Recent disasters, such as the earthquake that devastated Haiti, have impassioned those who see adoption as a way to help children escape danger and uncertainty.  At the same time, however, the cost of adopting (often upwards of $20-30,000) combined with the reality of economic recession and caused many who would like to adopt to put their plans on hold. 

Aspiring parents: take heart.  The Health Care Act (more exactly the Patient Protection and Affordability Act) has made some meaningful changes to the adoption expense credit.  Today, we will highlight these changes and discuss the basics of the adoption credit.  Perhaps, once made aware of the adoption credit and these cost-saving changes, you will reconsider the gift of adoption.

The Adoption Expense Credit and Exclusion reimburses adoptive parents for qualified adoption expenses and allows employer-provided adoption assistance to be excluded from income.  Prior to the Health Care Act, the credit/exclusion was limited to $12,170 (2010).  The credit was also nonrefundable – meaning it would reduce your liability but would not generate a refund.  Any unused credit could be carried over to the following year but would be lost if not used within five years.  In addition, the credit was scheduled to be eliminated entirely at the end of 2010 (with the exception of a $6,000 credit for special needs children, discussed below). 

The Health Care Act made substantial changes to the adoption credit – changes that will help many financially-strapped parents adopt.  Effective January 1st, 2010 the adoption credit and exclusion has increased to $13,170 and the credit is made refundable – meaning you can receive the credit regardless of whether you owe any .  The Health Care Act also extended this “refundable” form of the adoption credit through 2011.

The “Adoption Credit” actually has two parts, each of which is governed by a separate section of the tax code.  These parts are called the Adoption Credit and the Adoption Fringe Benefit Exclusion.  The adoption credit and fringe benefit exclusion are exclusive of one another.  This means that an adoptive family can claim the $13,170 credit (2010) and also exclude up to $13,170 in employer assistance for the same adoption, allowing adopting parents to offset up to $26,340 for each qualifying adoption.  Both the credit and exclusion, however, are not allowed for the same expenses.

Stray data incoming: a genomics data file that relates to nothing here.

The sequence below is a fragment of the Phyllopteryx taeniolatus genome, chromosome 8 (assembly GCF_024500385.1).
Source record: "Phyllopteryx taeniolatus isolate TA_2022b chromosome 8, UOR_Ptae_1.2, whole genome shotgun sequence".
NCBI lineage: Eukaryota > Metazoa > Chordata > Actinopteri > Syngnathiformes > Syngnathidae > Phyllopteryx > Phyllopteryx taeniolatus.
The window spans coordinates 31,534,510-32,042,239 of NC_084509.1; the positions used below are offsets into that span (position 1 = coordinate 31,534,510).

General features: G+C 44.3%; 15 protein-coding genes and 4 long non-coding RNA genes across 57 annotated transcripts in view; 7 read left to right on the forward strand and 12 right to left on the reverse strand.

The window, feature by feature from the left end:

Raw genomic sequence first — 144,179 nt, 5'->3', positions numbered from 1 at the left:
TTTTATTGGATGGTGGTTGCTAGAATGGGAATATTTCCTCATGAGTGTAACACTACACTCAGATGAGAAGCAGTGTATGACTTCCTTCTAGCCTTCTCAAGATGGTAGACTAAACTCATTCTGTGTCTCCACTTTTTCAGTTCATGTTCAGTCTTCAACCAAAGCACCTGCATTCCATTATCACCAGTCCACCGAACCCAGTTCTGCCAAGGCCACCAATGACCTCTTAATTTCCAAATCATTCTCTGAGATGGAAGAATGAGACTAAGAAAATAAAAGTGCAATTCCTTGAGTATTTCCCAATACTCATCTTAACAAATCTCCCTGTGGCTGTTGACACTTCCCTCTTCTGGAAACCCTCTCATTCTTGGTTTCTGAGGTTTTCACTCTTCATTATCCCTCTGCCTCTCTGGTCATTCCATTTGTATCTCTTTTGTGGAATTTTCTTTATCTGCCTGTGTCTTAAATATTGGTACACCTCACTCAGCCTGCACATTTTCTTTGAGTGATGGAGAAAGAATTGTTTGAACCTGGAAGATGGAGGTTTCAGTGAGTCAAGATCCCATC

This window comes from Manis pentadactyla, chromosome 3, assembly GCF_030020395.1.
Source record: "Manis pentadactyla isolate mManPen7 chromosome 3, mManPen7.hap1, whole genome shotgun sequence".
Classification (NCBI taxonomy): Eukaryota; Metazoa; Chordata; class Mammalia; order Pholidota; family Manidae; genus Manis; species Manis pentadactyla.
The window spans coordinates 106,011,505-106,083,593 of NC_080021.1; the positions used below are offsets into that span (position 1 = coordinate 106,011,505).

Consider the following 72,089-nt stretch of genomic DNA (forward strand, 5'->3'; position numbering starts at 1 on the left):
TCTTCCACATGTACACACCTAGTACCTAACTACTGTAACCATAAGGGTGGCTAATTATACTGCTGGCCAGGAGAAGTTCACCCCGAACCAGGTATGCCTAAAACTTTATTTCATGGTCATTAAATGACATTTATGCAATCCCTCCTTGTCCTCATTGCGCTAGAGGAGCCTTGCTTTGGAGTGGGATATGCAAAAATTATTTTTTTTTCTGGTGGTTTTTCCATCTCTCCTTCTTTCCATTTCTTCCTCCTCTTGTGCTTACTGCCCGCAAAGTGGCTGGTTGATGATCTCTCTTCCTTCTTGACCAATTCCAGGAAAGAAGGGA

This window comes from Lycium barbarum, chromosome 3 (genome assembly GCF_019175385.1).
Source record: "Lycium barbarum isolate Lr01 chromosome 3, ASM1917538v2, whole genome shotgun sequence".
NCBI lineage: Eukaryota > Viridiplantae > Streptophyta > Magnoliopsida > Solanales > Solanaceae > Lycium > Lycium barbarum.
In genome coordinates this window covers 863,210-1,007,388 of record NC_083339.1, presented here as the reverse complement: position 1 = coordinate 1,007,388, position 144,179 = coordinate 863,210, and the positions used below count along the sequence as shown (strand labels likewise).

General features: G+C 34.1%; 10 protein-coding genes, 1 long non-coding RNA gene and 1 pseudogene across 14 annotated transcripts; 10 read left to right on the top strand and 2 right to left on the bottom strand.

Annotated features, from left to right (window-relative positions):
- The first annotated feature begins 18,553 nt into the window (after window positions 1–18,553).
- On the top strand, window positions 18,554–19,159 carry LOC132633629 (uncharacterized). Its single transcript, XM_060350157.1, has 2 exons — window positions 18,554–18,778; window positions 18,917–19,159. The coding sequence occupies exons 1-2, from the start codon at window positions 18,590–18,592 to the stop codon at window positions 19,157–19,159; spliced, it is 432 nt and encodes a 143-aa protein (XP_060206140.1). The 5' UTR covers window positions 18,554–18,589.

To qualify for the credit/exclusion, the adoptive child must be an “Eligible Child” or a “Special Needs Child”.  An “eligible child” is either under the age of eighteen or a person (any age) who is physically or mentally unable to take care of themselves.  A “special needs child” is one who meets the following three criteria: First, be a citizen or a resident of the United States or U.S. possession.  Second, a state agency must determine that the child should not or cannot be returned to their parent’s home.  And finally, the state must also determine that a specific factor (such as the child’s age, ethnic background, medical condition or handicap) makes adoption unlikely without assistance.  The primary difference between adopting an eligible child or a special needs child (as it pertains to the adoption credit/exclusion) is that the credit for an “eligible child” is limited to qualified expenses actually spent on the adoption.  The credit for adopting a “special needs child,” on the other hand, is the full credit amount ($13,170) regardless of the amount actually spent.

Qualified adoption expenses include adoption fees, attorney fees, travel expenses and re-adoption fees for a foreign child.  They do not include expenses paid or reimbursed by government programs, costs associated with surrogate parenting, or the cost of step-parent adoptions.  If the adoption is a “foreign adoption” the credit/exclusion is only allowed if the adoption becomes final.  If the child is a U.S. citizen or resident the credit is allowed whether or not the adoption is successful.  The credit/exclusion limit is a per-child/adoption limit, not an annual limit. 

In today’s column we have discussed the basics of and some major changes to the adoption credit.  Unfortunately, we have not had time to discuss many of the credit’s complexities including; the time-line for claiming the credit, limits on filing status, and income limitations for those who can claim the credit.  As always, do not rely on this information as a basis to make any financial decisions.  Contact a tax professional.

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